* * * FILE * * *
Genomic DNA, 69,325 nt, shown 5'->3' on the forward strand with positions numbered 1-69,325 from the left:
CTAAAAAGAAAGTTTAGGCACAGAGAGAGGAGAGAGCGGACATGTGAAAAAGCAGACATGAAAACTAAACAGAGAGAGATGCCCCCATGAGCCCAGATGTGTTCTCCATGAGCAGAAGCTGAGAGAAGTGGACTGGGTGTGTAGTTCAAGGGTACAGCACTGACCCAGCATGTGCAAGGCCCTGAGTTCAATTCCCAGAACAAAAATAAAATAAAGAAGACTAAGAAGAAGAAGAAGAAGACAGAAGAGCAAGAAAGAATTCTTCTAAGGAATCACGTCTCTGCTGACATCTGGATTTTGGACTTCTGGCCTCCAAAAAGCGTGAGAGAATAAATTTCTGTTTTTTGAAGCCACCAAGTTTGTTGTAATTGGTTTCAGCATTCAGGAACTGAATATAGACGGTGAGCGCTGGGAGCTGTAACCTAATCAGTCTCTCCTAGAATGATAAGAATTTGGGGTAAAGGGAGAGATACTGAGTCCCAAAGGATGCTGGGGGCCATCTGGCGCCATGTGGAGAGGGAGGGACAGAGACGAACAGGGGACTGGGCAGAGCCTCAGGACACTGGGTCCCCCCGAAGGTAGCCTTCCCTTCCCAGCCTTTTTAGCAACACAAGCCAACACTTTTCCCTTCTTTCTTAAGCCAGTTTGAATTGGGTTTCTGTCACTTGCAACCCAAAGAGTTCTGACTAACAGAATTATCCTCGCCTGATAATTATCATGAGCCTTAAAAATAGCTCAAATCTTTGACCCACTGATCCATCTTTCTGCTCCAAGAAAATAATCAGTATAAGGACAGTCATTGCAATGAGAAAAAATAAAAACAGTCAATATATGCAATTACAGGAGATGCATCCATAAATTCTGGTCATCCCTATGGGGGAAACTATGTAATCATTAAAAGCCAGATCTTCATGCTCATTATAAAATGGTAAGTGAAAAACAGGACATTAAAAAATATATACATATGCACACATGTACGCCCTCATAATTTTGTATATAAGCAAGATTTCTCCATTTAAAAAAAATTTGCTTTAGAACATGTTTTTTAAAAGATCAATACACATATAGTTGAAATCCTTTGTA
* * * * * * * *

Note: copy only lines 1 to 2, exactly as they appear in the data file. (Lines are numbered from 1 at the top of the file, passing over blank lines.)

Genomic DNA, 69,325 nt, shown 5'->3' on the forward strand with positions numbered 1-69,325 from the left:
CTAAAAAGAAAGTTTAGGCACAGAGAGAGGAGAGAGCGGACATGTGAAAAAGCAGACATGAAAACTAAACAGAGAGAGATGCCCCCATGAGCCCAGATGTGTTCTCCATGAGCAGAAGCTGAGAGAAGTGGACTGGGTGTGTAGTTCAAGGGTACAGCACTGACCCAGCATGTGCAAGGCCCTGAGTTCAATTCCCAGAACAAAAATAAAATAAAGAAGACTAAGAAGAAGAAGAAGAAGACAGAAGAGCAAGAAAGAATTCTTCTAAGGAATCACGTCTCTGCTGACATCTGGATTTTGGACTTCTGGCCTCCAAAAAGCGTGAGAGAATAAATTTCTGTTTTTTGAAGCCACCAAGTTTGTTGTAATTGGTTTCAGCATTCAGGAACTGAATATAGACGGTGAGCGCTGGGAGCTGTAACCTAATCAGTCTCTCCTAGAATGATAAGAATTTGGGGTAAAGGGAGAGATACTGAGTCCCAAAGGATGCTGGGGGCCATCTGGCGCCATGTGGAGAGGGAGGGACAGAGACGAACAGGGGACTGGGCAGAGCCTCAGGACACTGGGTCCCCCCGAAGGTAGCCTTCCCTTCCCAGCCTTTTTAGCAACACAAGCCAACACTTTTCCCTTCTTTCTTAAGCCAGTTTGAATTGGGTTTCTGTCACTTGCAACCCAAAGAGTTCTGACTAACAGAATTATCCTCGCCTGATAATTATCATGAGCCTTAAAAATAGCTCAAATCTTTGACCCACTGATCCATCTTTCTGCTCCAAGAAAATAATCAGTATAAGGACAGTCATTGCAATGAGAAAAAATAAAAACAGTCAATATATGCAATTACAGGAGATGCATCCATAAATTCTGGTCATCCCTATGGGGGAAACTATGTAATCATTAAAAGCCAGATCTTCATGCTCATTATAAAATGGTAAGTGAAAAACAGGACATTAAAAAATATATACATATGCACACATGTACGCCCTCATAATTTTGTATATAAGCAAGATTTCTCCATTTAAAAAAAATTTGCTTTAGAACATGTTTTTTAAAAGATCAATACACATATAGTTGAAATCCTTTGTA